Reserve Bank of India (RBI) and Insurance Regulatory and Development Authority of India (IRDAI)
About RBI and IRDAI
The Reserve Bank of India (RBI), India's central banking institution, the Insurance Regulatory and Development Authority of India (IRDAI), and the Ministry of Electronics and Information Technology (MeitY) comprise three of the key financial industry regulators overseeing banks, insurance organizations, and market infrastructure institutions. Their directives include outsourcing and risk management guidelines and requirements for compliance with privacy rules governing sensitive data.
Outsourcing and risk management guidance includes:
- Guidelines on Managing Risk and Code of Conduct in Outsourcing of Financial Services by Banks (RBI) address the risks that regulated banks would be exposed to while outsourcing financial services and help ensure that outsourcing does not impede the supervisory role of the RBI. The RBI does not require prior approval for banks seeking to outsource financial services; however, core banking functions, such as internal audit and compliance functions, should not be outsourced.
- Guidelines on Information Security, Electronic Banking, Technology Risk Management, and Cyber Frauds (RBI). Financial institutions must report outsourcing arrangements where the scale and nature of the activities are significant or require extensive data sharing with service providers outside of India. This guidance applies particularly if operational data is stored or processed outside India.
- Outsourcing of Activities by Indian Insurers Regulation (IRDAI). Every year, insurance organizations are required to report outsourcing to IRDAI of certain support functions of core activities within 45 days of the close of the financial year. (Page 7 in the Microsoft checklist describes what constitutes “support functions of core activities.”
Financial firms using cloud services must also comply with privacy rules, including the Information Technology (Reasonable Security Practices and Procedures and Sensitive Personal Data or Information) Rules, 2011 (MeitY). Developed to strengthen India’s data protection laws, these rules govern the protection and handling of sensitive personal data.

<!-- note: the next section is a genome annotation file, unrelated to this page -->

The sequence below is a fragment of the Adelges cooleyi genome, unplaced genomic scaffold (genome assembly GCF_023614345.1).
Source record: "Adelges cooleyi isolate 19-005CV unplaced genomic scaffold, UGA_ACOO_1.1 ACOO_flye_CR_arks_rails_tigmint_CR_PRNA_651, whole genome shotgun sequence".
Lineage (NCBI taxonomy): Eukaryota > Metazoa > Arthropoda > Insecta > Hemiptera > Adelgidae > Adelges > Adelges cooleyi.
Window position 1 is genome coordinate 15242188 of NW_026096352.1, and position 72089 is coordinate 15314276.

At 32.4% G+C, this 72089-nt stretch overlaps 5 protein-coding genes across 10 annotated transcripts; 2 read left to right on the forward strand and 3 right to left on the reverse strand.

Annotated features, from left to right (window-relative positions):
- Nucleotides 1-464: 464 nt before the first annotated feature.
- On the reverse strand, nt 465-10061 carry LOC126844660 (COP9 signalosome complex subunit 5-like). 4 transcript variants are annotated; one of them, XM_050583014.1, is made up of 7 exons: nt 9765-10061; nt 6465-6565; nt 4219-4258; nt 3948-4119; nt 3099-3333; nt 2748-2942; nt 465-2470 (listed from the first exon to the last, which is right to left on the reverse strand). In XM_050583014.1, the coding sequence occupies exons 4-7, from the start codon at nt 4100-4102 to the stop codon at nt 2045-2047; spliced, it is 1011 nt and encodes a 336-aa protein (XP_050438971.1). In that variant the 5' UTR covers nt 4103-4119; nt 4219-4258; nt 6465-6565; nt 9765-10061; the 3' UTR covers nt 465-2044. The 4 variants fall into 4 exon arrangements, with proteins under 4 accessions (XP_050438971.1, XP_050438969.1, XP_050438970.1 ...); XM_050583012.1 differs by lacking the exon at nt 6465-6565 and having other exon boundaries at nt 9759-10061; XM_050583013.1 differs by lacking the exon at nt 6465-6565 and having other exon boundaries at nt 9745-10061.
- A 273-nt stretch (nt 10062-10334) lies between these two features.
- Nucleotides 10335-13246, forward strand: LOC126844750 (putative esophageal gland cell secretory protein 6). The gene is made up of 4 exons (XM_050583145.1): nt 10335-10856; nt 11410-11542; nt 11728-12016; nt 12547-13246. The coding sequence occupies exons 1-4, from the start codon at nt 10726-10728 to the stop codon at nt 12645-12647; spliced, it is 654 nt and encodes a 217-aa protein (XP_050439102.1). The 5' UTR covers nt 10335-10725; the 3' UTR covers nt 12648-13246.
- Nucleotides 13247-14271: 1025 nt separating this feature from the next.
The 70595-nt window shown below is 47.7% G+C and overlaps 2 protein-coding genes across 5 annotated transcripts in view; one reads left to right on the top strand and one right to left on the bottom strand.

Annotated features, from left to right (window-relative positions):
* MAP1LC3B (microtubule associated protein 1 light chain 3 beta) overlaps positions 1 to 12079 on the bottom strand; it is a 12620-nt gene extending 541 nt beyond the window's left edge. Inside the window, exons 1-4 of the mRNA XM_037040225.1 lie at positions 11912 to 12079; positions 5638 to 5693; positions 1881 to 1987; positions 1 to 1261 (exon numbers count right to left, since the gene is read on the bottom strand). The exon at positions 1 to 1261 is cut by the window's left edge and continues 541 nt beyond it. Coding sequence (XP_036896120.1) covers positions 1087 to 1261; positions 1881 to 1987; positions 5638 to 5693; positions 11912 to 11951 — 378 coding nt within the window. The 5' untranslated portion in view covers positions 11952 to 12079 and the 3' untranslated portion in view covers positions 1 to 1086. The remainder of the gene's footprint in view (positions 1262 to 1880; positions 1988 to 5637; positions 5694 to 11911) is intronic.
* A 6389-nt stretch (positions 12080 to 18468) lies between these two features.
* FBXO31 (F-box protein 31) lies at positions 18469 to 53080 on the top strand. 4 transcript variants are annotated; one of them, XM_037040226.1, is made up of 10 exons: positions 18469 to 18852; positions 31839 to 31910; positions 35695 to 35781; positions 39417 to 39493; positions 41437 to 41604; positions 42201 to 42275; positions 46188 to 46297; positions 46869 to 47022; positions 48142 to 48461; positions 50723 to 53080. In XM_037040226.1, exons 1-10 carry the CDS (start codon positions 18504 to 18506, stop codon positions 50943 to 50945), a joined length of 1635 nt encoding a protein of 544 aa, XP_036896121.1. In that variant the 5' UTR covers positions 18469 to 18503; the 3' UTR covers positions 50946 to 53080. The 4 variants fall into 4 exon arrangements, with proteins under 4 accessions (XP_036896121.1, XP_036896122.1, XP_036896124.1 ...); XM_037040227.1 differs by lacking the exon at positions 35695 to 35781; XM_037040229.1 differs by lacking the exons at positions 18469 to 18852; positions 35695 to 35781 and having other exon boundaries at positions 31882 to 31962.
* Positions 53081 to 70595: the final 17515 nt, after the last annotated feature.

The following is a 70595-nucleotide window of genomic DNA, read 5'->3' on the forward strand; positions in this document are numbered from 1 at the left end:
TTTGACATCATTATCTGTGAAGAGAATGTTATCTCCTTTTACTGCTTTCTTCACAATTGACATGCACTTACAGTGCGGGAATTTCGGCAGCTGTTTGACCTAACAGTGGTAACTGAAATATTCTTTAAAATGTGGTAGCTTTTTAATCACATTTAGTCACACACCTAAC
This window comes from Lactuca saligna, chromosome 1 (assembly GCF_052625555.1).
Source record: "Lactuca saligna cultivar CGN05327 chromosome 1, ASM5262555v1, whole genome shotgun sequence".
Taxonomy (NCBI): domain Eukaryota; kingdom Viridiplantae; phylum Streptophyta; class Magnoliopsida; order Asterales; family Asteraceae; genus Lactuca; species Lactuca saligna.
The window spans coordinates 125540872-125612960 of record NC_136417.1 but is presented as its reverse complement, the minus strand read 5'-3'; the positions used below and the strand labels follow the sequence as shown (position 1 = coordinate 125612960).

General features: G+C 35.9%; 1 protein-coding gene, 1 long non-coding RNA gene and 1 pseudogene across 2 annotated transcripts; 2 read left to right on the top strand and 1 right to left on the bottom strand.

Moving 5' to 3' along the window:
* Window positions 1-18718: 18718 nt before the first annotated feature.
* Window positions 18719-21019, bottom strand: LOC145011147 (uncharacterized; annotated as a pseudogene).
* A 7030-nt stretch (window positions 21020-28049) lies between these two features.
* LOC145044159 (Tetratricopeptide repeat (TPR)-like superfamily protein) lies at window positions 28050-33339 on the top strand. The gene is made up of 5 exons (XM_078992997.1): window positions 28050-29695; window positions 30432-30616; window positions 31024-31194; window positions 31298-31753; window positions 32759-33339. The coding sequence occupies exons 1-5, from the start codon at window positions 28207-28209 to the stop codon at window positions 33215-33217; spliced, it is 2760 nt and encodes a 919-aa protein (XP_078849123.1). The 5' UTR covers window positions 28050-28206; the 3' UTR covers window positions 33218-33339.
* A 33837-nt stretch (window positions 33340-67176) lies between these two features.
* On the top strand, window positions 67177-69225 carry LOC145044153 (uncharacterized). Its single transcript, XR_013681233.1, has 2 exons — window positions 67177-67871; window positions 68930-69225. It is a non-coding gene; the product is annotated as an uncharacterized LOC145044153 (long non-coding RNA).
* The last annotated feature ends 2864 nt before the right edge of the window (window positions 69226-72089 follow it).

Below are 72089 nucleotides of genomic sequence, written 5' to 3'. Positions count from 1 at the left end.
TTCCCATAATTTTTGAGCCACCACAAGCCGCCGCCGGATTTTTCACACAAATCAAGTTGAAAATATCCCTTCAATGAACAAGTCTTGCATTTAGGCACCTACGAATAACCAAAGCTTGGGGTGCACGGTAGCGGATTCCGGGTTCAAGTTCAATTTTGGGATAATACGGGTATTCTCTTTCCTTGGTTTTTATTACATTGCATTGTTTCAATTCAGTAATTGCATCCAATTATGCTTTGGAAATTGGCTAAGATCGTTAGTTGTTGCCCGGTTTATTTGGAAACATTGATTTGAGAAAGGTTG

Microsoft, RBI, and IRDAI
To help guide financial institutions in India considering outsourcing business functions to the cloud, Microsoft has published a compliance checklist for financial institutions in India. By reviewing and completing the checklist, financial organizations can adopt Microsoft business cloud services with the confidence that they are complying with applicable regulatory requirements.
When Indian financial institutions outsource business activities to the cloud, they must follow the guidelines of the Reserve Bank of India for managing risk and addressing the issues that arise from the use of information technology. They must also comply with the data security and privacy requirements established by the Ministry of Electronics and Information Technology (MeitY). In addition, insurance organizations must follow outsourcing guidelines published by the Insurance Regulatory and Development Authority of India (IRDAI).
The Microsoft checklist helps financial firms in India that are conducting due-diligence assessments of Microsoft business cloud services and includes:
- An overview of the regulatory landscape for context.
- A checklist that sets forth the issues to be addressed and maps Microsoft Azure, Microsoft Dynamics 365, and Microsoft Office 365 services against those regulatory obligations. The checklist can be used as a tool to measure compliance against a regulatory framework and provide an internal structure for documenting compliance, and help customers conduct their own risk assessments of Microsoft business cloud services.
Microsoft in-scope cloud services
How to implement
- Compliance checklist for India: Financial firms can get help conducting risk assessments of Microsoft business cloud services.
- Risk Assessment & Compliance Guide: Create a governance model for risk assessment of Microsoft cloud services, and regulator notification.
- Financial use cases for Azure: Use case overviews, tutorials, and other resources to build Azure solutions for financial services.
Frequently asked questions
Are there any mandatory terms that must be included in the contract with the cloud services provider?
Yes. The guidelines referenced above stipulate some specific points that financial institutions must incorporate into their cloud services contracts. Part 2 of the checklist (page 70) maps these against the sections in the Microsoft contractual documents where they are addressed.